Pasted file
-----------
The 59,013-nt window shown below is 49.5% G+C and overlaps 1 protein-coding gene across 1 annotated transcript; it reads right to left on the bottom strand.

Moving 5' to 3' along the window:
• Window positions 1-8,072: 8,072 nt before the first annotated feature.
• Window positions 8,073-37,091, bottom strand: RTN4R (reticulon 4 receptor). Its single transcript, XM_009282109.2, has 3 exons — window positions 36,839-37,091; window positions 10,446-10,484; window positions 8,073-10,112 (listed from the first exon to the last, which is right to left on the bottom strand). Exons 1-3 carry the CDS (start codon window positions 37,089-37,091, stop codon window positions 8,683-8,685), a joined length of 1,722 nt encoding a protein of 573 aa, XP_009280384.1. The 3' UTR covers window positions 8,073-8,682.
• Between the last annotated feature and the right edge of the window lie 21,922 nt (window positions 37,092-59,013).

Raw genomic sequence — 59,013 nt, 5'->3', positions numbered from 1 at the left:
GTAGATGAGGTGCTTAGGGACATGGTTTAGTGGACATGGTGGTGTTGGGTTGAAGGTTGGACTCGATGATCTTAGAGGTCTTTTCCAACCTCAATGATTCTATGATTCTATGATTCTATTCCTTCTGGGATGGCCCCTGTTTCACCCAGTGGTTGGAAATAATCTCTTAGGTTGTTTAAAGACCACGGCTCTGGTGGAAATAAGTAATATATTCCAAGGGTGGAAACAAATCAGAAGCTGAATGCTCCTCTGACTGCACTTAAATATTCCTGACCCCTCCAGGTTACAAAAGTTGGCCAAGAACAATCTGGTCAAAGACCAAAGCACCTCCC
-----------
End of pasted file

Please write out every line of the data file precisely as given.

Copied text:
The 59,013-nt window shown below is 49.5% G+C and overlaps 1 protein-coding gene across 1 annotated transcript; it reads right to left on the bottom strand.

Moving 5' to 3' along the window:
• Window positions 1-8,072: 8,072 nt before the first annotated feature.
• Window positions 8,073-37,091, bottom strand: RTN4R (reticulon 4 receptor). Its single transcript, XM_009282109.2, has 3 exons — window positions 36,839-37,091; window positions 10,446-10,484; window positions 8,073-10,112 (listed from the first exon to the last, which is right to left on the bottom strand). Exons 1-3 carry the CDS (start codon window positions 37,089-37,091, stop codon window positions 8,683-8,685), a joined length of 1,722 nt encoding a protein of 573 aa, XP_009280384.1. The 3' UTR covers window positions 8,073-8,682.
• Between the last annotated feature and the right edge of the window lie 21,922 nt (window positions 37,092-59,013).

Raw genomic sequence — 59,013 nt, 5'->3', positions numbered from 1 at the left:
GTAGATGAGGTGCTTAGGGACATGGTTTAGTGGACATGGTGGTGTTGGGTTGAAGGTTGGACTCGATGATCTTAGAGGTCTTTTCCAACCTCAATGATTCTATGATTCTATGATTCTATTCCTTCTGGGATGGCCCCTGTTTCACCCAGTGGTTGGAAATAATCTCTTAGGTTGTTTAAAGACCACGGCTCTGGTGGAAATAAGTAATATATTCCAAGGGTGGAAACAAATCAGAAGCTGAATGCTCCTCTGACTGCACTTAAATATTCCTGACCCCTCCAGGTTACAAAAGTTGGCCAAGAACAATCTGGTCAAAGACCAAAGCACCTCCC